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One of the pillars of business intelligence capabilities is something called ETL (define), an acronym standing for extract, transform and load. ETL can also be a pillar for business integration as well.
ETL allows applications to take data from outside sources, turn it into something usable and then make it available for loading in a database or business intelligence application.
Until recently the ETL market was comprised of proprietary vendors. In recent years, however, open source players like Pentaho, Talend and Apatar have started to make their play for a share of the lucrative market.
"I think most of the growth for open source data integration is really happening at the expense of traditional proprietary ETL, and with more and more organizations moving away from custom code and scripting for data integration to robust packaged tools like Pentaho Data Integration [Kettle] it's not as much about open source vendors fighting it out," Lance Walter, vice president of marketing at Pentaho, told internetnews.com.
That's not to say that the open source vendors don't have competing claims, even though open source ETL hasn't been around all that long to begin with.
Renat Khasanshyn, CEO of open source ETL vendor Apatar, explained that the early open source ETL projects released their first code in the 2004-2005 timeframe.
Apatar purports to be the first on-demand solution where users can publish, share and reuse metadata through a browser. Talend recently launched its own on-demand offering, which it claims to be 'the "the first," too. Khasanshyn did admit that Talend is the first pure-play open source ETL company to receive venture financing.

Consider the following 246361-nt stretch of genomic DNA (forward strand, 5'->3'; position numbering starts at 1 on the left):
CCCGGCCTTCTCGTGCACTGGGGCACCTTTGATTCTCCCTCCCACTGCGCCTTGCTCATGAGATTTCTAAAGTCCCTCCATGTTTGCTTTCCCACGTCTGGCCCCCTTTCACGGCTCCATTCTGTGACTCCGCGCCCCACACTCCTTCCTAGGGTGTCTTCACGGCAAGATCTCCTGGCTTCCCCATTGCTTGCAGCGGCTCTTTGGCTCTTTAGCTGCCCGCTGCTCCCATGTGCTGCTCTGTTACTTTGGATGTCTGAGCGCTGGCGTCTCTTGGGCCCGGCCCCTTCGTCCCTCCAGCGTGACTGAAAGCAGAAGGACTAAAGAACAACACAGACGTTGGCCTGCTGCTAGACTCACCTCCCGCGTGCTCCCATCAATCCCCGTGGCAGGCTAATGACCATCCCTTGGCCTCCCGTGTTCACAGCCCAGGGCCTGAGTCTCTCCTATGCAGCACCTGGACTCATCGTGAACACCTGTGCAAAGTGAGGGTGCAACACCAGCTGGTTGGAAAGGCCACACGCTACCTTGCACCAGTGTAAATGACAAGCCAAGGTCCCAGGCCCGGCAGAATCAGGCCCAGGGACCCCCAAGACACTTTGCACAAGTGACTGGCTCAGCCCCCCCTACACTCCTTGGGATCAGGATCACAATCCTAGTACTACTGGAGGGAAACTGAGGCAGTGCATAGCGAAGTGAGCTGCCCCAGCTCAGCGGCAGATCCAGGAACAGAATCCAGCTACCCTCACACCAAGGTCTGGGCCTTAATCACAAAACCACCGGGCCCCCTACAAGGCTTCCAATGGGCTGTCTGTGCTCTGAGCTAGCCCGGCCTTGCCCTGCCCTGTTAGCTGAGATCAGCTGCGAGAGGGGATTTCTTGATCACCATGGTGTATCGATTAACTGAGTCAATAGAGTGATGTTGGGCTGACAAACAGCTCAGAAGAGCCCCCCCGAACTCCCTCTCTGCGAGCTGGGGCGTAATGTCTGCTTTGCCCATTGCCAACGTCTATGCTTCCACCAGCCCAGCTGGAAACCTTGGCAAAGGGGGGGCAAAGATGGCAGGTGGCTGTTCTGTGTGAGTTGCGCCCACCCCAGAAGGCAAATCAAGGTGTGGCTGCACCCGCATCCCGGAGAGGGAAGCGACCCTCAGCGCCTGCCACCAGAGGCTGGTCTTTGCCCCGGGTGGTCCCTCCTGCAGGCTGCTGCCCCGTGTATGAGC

The first version of Talend Open Studio was released October 2006. Open source business intelligence vendor Jaspersoft integrates Talend's ETL as part of the Jasper ETL solution.
Yves de Montcheuil, vice president of marketing at Talend, was quick to point out to internetnews.com that since Talend's first release the company haven't seen much of Apatar on the market.
"In the majority of the competitive situations we are involved in, clients are evaluating Talend's solutions for large, enterprise data integration needs, against proprietary tools such as Informatica, DataStage and Business Objects," de Montcheuil said.
In de Montcheuil's view, Apatar is focusing on the Web 2.0 space, mostly integrating data from hosted applications.
De Montcheuil argued that Talend has a broader vision of data integration and believes that all data sources must interoperate. That includes software-as-s-service (SaaS) with Talend's business connectors to applications such as SugarCRM or Salesforce.com as well as both open source and proprietary databases.
Meanwhile, neither Apatar nor Talend, consider Pentaho Data Integration, which is also known as the Kettle project, to be a direct competitor.
Talend's de Montcheuil noted that Pentaho Data Integrator is active in the ETL space - the subset of the data integration market that is focused on loading data warehouses.
"We don't see a lot of them outside of this space," de Montcheuil said "I am reluctant to call them a competitor, as we are pursuing the same goal, which is to democratize data integration and make it more open. Our real competitors are the proprietary vendors such as Informatica, IBM and Business Objects."
Bloor research analyst Philip Howard sees the market in much the same way. Howard admitted that he was not familiar with Apatar so he was unable to comment specifically about them.
"The big difference between Talend and Pentaho is that the latter is a BI vendor and it will offer Kettle as part of its BI products but is not a general-purpose ETL tool that you might use, for example, for a data migration project," Howard explained to internetnews.com.
"Talend, on the other hand is such a general-purpose product and if you want it as part of a BI suite then it is resold by JasperSoft as a part of its BI suite. Thus Talend has a broader market opportunity than Pentaho and should be better placed."